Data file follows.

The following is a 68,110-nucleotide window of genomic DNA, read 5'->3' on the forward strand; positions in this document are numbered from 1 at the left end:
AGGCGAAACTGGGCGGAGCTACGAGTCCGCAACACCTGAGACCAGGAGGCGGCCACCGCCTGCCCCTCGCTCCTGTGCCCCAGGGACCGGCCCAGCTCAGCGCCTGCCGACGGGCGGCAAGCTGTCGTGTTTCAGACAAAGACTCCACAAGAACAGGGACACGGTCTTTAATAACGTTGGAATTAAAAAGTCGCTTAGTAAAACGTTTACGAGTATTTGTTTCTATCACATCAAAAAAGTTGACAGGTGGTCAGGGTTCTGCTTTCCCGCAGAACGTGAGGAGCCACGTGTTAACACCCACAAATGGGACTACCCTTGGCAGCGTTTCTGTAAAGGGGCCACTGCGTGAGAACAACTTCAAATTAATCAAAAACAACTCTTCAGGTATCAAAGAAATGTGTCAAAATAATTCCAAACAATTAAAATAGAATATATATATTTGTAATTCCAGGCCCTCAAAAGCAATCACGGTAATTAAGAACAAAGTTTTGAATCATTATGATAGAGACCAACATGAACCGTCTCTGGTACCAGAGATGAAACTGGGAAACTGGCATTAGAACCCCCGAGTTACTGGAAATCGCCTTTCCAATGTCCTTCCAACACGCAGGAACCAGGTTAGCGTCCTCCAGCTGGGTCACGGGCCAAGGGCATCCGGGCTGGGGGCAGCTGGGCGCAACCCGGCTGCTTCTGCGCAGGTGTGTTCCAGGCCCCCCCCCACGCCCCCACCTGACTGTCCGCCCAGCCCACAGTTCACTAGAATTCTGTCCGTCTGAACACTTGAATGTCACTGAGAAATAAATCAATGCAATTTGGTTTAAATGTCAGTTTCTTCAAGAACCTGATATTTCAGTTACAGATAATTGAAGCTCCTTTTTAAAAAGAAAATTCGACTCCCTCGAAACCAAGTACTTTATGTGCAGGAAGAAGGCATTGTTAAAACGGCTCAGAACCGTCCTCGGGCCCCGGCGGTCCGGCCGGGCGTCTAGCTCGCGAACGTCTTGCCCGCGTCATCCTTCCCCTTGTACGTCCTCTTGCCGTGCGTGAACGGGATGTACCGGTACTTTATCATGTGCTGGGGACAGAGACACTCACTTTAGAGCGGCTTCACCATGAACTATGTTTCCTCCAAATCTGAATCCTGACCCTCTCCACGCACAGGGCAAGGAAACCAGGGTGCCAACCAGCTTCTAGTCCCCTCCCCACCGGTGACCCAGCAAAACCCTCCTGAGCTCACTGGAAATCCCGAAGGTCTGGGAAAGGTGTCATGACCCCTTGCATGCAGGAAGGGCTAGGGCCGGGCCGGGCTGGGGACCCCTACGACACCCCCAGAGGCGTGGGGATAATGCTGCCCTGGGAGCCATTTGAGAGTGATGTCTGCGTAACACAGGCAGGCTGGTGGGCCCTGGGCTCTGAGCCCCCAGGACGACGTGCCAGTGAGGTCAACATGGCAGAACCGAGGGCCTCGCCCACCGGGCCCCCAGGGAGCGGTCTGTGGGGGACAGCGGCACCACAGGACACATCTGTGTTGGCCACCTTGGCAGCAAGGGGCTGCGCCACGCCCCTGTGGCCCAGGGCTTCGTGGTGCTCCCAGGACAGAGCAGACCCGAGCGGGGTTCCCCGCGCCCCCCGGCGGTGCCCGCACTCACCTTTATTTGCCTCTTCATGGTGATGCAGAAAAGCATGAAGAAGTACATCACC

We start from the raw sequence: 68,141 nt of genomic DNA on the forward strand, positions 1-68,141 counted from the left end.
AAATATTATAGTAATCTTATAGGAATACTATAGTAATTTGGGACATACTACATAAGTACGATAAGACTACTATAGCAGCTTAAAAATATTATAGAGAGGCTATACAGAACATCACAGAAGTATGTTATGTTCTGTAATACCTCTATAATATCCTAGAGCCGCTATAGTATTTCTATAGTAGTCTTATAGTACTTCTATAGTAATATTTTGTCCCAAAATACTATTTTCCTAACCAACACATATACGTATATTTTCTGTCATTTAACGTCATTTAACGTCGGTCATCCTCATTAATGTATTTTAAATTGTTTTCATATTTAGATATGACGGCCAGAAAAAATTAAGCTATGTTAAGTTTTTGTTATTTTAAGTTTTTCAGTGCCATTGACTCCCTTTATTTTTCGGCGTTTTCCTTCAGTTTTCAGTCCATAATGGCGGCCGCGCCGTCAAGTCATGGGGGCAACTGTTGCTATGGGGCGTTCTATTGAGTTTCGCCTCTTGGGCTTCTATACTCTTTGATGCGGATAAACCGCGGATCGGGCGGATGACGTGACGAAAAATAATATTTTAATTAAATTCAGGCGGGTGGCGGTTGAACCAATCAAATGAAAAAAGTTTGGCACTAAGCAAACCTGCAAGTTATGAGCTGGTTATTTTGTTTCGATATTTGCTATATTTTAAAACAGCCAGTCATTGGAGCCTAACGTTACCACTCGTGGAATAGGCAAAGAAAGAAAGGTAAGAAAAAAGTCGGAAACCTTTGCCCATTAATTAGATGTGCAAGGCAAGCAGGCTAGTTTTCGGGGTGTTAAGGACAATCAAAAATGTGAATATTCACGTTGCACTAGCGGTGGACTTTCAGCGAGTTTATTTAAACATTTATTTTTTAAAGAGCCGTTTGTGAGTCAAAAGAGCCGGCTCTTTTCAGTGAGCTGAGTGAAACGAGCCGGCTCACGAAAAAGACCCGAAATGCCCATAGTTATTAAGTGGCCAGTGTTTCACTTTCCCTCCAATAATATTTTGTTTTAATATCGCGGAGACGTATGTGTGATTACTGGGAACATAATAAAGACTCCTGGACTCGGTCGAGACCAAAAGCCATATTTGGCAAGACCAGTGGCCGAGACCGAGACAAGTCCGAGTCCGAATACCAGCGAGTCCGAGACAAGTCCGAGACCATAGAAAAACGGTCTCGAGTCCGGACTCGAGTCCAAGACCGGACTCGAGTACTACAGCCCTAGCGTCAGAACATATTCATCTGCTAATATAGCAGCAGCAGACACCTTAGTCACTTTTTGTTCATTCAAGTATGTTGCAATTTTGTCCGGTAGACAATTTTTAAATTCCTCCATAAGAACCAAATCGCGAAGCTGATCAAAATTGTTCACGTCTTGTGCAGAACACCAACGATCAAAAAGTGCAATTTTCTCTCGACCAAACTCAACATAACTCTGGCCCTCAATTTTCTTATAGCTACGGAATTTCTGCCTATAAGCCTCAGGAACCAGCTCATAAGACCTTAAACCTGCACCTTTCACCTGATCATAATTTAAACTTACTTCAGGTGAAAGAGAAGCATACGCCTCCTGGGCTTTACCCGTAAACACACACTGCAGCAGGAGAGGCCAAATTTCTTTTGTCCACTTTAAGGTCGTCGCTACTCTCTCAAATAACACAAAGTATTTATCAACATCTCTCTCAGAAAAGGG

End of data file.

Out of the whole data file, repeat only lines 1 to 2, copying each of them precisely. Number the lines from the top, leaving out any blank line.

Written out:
The following is a 68,110-nucleotide window of genomic DNA, read 5'->3' on the forward strand; positions in this document are numbered from 1 at the left end:
AGGCGAAACTGGGCGGAGCTACGAGTCCGCAACACCTGAGACCAGGAGGCGGCCACCGCCTGCCCCTCGCTCCTGTGCCCCAGGGACCGGCCCAGCTCAGCGCCTGCCGACGGGCGGCAAGCTGTCGTGTTTCAGACAAAGACTCCACAAGAACAGGGACACGGTCTTTAATAACGTTGGAATTAAAAAGTCGCTTAGTAAAACGTTTACGAGTATTTGTTTCTATCACATCAAAAAAGTTGACAGGTGGTCAGGGTTCTGCTTTCCCGCAGAACGTGAGGAGCCACGTGTTAACACCCACAAATGGGACTACCCTTGGCAGCGTTTCTGTAAAGGGGCCACTGCGTGAGAACAACTTCAAATTAATCAAAAACAACTCTTCAGGTATCAAAGAAATGTGTCAAAATAATTCCAAACAATTAAAATAGAATATATATATTTGTAATTCCAGGCCCTCAAAAGCAATCACGGTAATTAAGAACAAAGTTTTGAATCATTATGATAGAGACCAACATGAACCGTCTCTGGTACCAGAGATGAAACTGGGAAACTGGCATTAGAACCCCCGAGTTACTGGAAATCGCCTTTCCAATGTCCTTCCAACACGCAGGAACCAGGTTAGCGTCCTCCAGCTGGGTCACGGGCCAAGGGCATCCGGGCTGGGGGCAGCTGGGCGCAACCCGGCTGCTTCTGCGCAGGTGTGTTCCAGGCCCCCCCCCACGCCCCCACCTGACTGTCCGCCCAGCCCACAGTTCACTAGAATTCTGTCCGTCTGAACACTTGAATGTCACTGAGAAATAAATCAATGCAATTTGGTTTAAATGTCAGTTTCTTCAAGAACCTGATATTTCAGTTACAGATAATTGAAGCTCCTTTTTAAAAAGAAAATTCGACTCCCTCGAAACCAAGTACTTTATGTGCAGGAAGAAGGCATTGTTAAAACGGCTCAGAACCGTCCTCGGGCCCCGGCGGTCCGGCCGGGCGTCTAGCTCGCGAACGTCTTGCCCGCGTCATCCTTCCCCTTGTACGTCCTCTTGCCGTGCGTGAACGGGATGTACCGGTACTTTATCATGTGCTGGGGACAGAGACACTCACTTTAGAGCGGCTTCACCATGAACTATGTTTCCTCCAAATCTGAATCCTGACCCTCTCCACGCACAGGGCAAGGAAACCAGGGTGCCAACCAGCTTCTAGTCCCCTCCCCACCGGTGACCCAGCAAAACCCTCCTGAGCTCACTGGAAATCCCGAAGGTCTGGGAAAGGTGTCATGACCCCTTGCATGCAGGAAGGGCTAGGGCCGGGCCGGGCTGGGGACCCCTACGACACCCCCAGAGGCGTGGGGATAATGCTGCCCTGGGAGCCATTTGAGAGTGATGTCTGCGTAACACAGGCAGGCTGGTGGGCCCTGGGCTCTGAGCCCCCAGGACGACGTGCCAGTGAGGTCAACATGGCAGAACCGAGGGCCTCGCCCACCGGGCCCCCAGGGAGCGGTCTGTGGGGGACAGCGGCACCACAGGACACATCTGTGTTGGCCACCTTGGCAGCAAGGGGCTGCGCCACGCCCCTGTGGCCCAGGGCTTCGTGGTGCTCCCAGGACAGAGCAGACCCGAGCGGGGTTCCCCGCGCCCCCCGGCGGTGCCCGCACTCACCTTTATTTGCCTCTTCATGGTGATGCAGAAAAGCATGAAGAAGTACATCACC